Among major seismic imaging challenges in Vulcan Sub-basin of Timor Sea, Australia, the presence of thick, high-velocity, and faulted Tertiary carbonates in the shallow section overlaid with low acoustic impedance contrast within a soft Cretaceous claystone at the target reservoir makes shallow water multiples the most prominent seismic artifacts in this exploration area. The challenge in this frontier shallow water environment is mainly from inefficient water-layer-related multiples (WLRMs) attenuation. The primary low acoustic impedance at target reflectors are contaminated with short period multiples pose the geological structure uncertainty and incorrect resource and reserve estimation during prospect evaluation process. Unlike conventional demultiple techniques such as Tau-p deconvolution and surface-related multiple elimination (SRME), Shallow Water Demultiple (SWD), developed by CGG, is an efficient tool to attenuate WLRMs in the Vulcan Sub-basin prospect and the result shows significant uplift from the seismic reprocessing project for PTTEPAA.
Rezazadeh, M. (Northern Territory Department of Mines and Energy) | Hattum, J. van (Northern Territory Department of Mines and Energy) | Marozzi, D. (Northern Territory Department of Mines and Energy)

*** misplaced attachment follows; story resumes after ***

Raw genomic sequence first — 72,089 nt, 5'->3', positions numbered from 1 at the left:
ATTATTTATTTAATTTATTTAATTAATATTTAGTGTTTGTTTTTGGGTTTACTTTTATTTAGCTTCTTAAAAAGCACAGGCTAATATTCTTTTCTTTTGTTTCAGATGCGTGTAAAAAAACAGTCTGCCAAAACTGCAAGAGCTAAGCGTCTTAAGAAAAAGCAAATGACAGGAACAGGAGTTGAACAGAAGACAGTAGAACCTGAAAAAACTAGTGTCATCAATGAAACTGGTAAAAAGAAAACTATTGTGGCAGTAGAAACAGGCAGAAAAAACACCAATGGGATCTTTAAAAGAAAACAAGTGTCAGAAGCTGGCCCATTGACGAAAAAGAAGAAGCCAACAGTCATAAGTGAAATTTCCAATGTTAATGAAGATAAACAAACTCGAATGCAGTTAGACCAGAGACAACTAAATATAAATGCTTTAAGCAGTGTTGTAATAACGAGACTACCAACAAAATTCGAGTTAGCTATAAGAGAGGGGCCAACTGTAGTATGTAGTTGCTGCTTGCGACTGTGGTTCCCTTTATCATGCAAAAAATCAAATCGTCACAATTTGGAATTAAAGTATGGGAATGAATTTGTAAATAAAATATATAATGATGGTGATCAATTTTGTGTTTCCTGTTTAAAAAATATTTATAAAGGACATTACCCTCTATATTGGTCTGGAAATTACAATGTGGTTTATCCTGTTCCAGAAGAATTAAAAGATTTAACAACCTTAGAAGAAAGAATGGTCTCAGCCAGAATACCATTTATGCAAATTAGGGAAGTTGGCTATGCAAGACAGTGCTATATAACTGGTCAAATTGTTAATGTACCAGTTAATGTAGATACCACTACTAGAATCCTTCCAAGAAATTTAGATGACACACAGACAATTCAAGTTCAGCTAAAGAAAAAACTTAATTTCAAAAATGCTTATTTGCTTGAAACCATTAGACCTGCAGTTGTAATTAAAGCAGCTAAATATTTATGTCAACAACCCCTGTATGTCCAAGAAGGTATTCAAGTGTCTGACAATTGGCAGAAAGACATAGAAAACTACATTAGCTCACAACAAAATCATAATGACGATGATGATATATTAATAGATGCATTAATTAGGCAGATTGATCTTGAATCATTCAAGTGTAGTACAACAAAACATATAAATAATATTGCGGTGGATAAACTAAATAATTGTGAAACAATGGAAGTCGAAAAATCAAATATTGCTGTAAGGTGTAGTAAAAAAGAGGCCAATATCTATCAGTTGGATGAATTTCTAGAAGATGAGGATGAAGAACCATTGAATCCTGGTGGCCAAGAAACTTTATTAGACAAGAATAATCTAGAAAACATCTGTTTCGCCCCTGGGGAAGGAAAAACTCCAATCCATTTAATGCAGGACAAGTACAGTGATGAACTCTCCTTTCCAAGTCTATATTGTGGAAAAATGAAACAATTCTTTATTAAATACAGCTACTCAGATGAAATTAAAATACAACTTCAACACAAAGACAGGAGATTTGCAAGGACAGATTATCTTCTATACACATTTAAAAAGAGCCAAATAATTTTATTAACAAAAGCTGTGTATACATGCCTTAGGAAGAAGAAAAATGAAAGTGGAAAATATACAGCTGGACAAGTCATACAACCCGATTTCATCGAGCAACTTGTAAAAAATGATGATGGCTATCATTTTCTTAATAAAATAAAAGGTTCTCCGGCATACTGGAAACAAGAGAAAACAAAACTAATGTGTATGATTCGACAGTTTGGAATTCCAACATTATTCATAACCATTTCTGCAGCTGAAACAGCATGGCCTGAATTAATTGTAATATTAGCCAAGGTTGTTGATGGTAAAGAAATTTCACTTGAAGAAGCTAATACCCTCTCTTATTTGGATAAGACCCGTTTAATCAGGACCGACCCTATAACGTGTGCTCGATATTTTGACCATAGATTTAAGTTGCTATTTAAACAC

The production of conventional onshore oil and gas in the Northern Territory began in 1983 from the Palm Valley gas field, Amadeus Basin South of Alice Springs. Up until 2010the industry relied on conventional oil and gas development technology albeit with substantial technological advances over time. In recent years the focus of the industry has shifted to unconventional resource exploration, particularly the highly prospective shale gas resources in the McArthur and Georgina Basins. Current estimates indicate that the Northern Territory has more than 200 trillion cubic feet of prospective unconventional natural gas resources in six basins. The technologies and techniques to explore and develop petroleum resources from deep shale are innovations on technologies and practices employed for exploration and development of conventional resources with revolutionary consequences, particularly in North America.